At the very end of last winter I used one chicken to make three different meals, oven roasting the various parts and then making stock with the carcass. Unfortunately, just as I was getting the hang of the process, it was getting warm and I didn't want the oven on in the house. That's when we made a grilled beer-can chicken.

grilled beer-can chicken

The chicken in the picture is actually one we made back in June or July, but I forgot to get a shot of the one this week and they turned out essentially the same anyway. It doesn't look that exciting, but the skin gets nice and crispy and it has an appealing barbecued flavor. The beer (or soda, whatever you like) keeps the chicken very tender. Each time I've used a Penzey's seasoning mix, first Northwoods seasoning and then Bangkok mix. Like on an oven-roasted chicken, most of the flavor stays on the skin, so the meat does benefit from a gravy, mustard, barbecue or other sauce. There is a good set of directions for grilling a whole chicken here. The only adjustment I have made is to place a crushed garlic clove and some additional seasoning inside the can of beer.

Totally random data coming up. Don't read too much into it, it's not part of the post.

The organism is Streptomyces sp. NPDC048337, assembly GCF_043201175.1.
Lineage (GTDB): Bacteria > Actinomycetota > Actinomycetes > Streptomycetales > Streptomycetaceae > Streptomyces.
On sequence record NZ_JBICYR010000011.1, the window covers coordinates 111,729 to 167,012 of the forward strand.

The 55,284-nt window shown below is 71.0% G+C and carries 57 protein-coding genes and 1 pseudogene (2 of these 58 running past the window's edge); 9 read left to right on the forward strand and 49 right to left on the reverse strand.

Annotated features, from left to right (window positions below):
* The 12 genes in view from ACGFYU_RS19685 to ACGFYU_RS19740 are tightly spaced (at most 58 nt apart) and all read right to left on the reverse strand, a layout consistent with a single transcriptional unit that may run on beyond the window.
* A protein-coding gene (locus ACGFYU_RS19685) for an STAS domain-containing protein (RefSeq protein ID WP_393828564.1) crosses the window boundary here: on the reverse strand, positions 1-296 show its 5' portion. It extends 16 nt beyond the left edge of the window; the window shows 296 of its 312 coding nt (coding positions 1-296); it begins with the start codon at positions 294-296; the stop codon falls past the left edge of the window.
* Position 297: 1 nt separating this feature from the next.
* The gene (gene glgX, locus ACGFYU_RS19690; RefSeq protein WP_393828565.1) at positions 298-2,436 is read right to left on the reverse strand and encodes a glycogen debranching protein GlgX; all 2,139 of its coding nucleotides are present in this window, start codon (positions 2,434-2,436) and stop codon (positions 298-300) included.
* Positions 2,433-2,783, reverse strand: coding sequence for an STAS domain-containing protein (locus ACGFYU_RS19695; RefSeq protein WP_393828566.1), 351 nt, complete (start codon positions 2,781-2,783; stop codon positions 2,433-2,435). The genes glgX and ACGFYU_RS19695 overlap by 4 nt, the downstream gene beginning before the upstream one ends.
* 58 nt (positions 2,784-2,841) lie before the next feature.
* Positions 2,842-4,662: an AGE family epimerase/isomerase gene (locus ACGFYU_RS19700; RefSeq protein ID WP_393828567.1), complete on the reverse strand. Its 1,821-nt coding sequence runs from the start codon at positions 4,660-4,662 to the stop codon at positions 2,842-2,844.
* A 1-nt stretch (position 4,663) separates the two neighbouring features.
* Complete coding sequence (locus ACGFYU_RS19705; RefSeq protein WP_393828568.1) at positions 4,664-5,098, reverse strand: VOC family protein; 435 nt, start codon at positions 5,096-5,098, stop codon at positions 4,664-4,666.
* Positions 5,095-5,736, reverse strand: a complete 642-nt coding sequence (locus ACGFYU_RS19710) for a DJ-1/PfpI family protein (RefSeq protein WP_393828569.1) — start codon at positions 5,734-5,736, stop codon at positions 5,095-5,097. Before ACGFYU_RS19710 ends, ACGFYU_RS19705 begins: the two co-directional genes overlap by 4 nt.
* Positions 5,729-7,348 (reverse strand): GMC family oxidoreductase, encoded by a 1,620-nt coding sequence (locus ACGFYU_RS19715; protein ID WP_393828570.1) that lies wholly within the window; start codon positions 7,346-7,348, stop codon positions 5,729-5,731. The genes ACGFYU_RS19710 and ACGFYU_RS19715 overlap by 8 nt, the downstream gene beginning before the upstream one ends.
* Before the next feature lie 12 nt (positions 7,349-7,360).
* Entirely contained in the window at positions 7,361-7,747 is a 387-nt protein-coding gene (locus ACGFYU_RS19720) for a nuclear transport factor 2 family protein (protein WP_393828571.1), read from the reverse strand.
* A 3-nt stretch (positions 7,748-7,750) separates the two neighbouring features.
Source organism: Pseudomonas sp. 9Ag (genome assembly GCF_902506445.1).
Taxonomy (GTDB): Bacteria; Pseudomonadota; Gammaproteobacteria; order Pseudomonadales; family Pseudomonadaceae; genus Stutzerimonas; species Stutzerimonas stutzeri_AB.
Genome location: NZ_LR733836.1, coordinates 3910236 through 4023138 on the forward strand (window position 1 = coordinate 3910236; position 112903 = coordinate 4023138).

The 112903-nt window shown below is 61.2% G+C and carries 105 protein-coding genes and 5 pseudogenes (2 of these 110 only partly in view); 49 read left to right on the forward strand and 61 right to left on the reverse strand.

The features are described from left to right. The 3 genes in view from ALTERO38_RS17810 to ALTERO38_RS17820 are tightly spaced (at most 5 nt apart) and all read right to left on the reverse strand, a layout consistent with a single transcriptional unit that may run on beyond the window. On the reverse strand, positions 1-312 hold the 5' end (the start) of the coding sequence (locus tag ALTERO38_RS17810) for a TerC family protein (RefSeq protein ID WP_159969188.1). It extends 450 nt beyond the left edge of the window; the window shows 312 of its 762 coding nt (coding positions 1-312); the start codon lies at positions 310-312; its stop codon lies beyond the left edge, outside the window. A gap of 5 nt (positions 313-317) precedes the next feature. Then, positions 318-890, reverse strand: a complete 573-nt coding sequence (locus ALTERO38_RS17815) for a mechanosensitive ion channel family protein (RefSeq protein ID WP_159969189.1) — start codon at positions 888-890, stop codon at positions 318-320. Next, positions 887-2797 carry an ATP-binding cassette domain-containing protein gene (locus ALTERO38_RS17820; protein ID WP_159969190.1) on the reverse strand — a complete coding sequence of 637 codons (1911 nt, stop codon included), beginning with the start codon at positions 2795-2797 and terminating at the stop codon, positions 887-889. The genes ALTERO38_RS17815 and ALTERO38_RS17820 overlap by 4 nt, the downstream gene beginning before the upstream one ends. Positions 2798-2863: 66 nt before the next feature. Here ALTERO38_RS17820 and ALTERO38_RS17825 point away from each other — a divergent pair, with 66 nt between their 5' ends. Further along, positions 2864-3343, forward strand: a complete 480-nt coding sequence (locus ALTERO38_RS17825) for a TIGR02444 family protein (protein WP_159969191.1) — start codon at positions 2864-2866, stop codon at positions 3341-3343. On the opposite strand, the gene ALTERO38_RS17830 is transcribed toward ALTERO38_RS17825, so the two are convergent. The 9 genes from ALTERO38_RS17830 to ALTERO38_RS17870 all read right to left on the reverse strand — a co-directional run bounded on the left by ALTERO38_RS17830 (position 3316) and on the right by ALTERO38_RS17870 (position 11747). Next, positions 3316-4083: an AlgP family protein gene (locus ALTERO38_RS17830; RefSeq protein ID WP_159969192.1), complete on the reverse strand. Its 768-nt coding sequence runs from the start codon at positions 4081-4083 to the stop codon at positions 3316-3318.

We had a lovely dinner of about half the chicken, plus corn on the cob, grilled cherry tomatoes, and grilled brussels sprouts. Next time I'll show you the lunch, dinner, and soup I made from the rest of the chicken.

korean out and in